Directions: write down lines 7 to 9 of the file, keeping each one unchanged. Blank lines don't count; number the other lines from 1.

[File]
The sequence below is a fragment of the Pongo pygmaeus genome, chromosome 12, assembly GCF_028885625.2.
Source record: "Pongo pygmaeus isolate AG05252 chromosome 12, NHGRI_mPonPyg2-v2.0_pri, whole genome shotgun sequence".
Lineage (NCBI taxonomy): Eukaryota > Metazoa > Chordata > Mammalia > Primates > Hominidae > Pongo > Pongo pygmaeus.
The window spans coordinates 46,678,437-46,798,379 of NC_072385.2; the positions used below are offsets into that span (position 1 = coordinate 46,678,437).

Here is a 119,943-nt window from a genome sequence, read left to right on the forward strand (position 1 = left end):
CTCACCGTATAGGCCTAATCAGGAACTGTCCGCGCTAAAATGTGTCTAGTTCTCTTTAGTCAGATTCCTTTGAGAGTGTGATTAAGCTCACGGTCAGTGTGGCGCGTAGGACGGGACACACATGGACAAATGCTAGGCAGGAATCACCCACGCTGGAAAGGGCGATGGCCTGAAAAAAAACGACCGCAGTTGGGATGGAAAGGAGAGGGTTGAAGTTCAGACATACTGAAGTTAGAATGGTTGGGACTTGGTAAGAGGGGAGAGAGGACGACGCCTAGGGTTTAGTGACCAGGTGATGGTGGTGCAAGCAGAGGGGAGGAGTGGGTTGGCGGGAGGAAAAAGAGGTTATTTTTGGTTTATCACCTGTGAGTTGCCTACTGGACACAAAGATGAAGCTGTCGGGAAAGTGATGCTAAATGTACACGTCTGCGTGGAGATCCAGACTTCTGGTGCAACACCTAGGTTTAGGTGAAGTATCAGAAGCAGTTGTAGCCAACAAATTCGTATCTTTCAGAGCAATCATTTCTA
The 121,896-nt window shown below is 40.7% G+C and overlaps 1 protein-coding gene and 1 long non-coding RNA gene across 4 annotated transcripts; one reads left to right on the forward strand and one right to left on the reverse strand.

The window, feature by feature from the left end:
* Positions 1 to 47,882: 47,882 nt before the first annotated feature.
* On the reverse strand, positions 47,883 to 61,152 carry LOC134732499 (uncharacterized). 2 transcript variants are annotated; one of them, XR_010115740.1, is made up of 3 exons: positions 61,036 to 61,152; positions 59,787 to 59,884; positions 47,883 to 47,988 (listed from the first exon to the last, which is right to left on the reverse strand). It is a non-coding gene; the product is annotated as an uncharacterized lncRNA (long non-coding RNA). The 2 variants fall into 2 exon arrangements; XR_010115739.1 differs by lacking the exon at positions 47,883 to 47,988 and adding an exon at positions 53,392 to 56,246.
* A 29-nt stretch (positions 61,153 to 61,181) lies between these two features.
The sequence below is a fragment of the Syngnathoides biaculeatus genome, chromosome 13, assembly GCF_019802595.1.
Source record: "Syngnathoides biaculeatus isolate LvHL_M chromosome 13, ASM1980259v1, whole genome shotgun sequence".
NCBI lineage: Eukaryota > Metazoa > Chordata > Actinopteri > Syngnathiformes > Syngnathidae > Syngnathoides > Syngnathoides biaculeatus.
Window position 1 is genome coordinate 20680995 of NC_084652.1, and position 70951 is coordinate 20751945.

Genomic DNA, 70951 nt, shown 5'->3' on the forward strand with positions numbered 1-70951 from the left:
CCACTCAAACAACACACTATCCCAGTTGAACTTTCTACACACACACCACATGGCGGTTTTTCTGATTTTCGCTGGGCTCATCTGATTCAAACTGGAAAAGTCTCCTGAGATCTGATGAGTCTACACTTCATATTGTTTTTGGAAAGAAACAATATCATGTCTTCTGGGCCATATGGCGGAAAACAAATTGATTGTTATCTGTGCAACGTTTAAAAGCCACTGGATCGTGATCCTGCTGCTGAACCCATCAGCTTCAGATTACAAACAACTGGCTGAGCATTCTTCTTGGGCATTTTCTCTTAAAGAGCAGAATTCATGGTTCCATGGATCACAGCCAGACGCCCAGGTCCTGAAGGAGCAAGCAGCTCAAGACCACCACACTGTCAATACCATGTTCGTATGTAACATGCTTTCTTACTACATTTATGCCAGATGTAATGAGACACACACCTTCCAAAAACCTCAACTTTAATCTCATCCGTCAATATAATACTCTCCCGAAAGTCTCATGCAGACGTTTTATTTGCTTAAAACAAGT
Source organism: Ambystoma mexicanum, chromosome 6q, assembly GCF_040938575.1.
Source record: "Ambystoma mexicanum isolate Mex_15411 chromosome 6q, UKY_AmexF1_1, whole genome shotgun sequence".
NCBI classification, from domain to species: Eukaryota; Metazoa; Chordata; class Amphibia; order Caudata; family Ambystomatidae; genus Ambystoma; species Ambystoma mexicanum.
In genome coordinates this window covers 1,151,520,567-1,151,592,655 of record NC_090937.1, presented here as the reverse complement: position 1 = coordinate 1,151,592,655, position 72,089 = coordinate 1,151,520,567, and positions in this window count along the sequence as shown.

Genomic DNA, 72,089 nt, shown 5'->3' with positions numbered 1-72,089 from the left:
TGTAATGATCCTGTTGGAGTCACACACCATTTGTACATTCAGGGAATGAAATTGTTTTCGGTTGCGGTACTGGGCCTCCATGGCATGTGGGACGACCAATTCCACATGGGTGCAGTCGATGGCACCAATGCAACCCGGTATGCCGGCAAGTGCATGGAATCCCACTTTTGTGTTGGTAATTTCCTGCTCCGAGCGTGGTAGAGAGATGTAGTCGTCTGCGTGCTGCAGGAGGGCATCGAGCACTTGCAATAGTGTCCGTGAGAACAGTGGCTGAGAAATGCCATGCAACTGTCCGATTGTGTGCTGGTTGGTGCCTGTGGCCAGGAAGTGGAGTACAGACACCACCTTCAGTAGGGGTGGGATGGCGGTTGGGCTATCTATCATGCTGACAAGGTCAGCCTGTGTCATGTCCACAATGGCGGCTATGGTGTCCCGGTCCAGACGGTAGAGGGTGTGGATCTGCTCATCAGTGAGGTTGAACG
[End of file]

The 121,896-nt window shown below is 40.7% G+C and overlaps 1 protein-coding gene and 1 long non-coding RNA gene across 4 annotated transcripts; one reads left to right on the forward strand and one right to left on the reverse strand.

The window, feature by feature from the left end:
* Positions 1 to 47,882: 47,882 nt before the first annotated feature.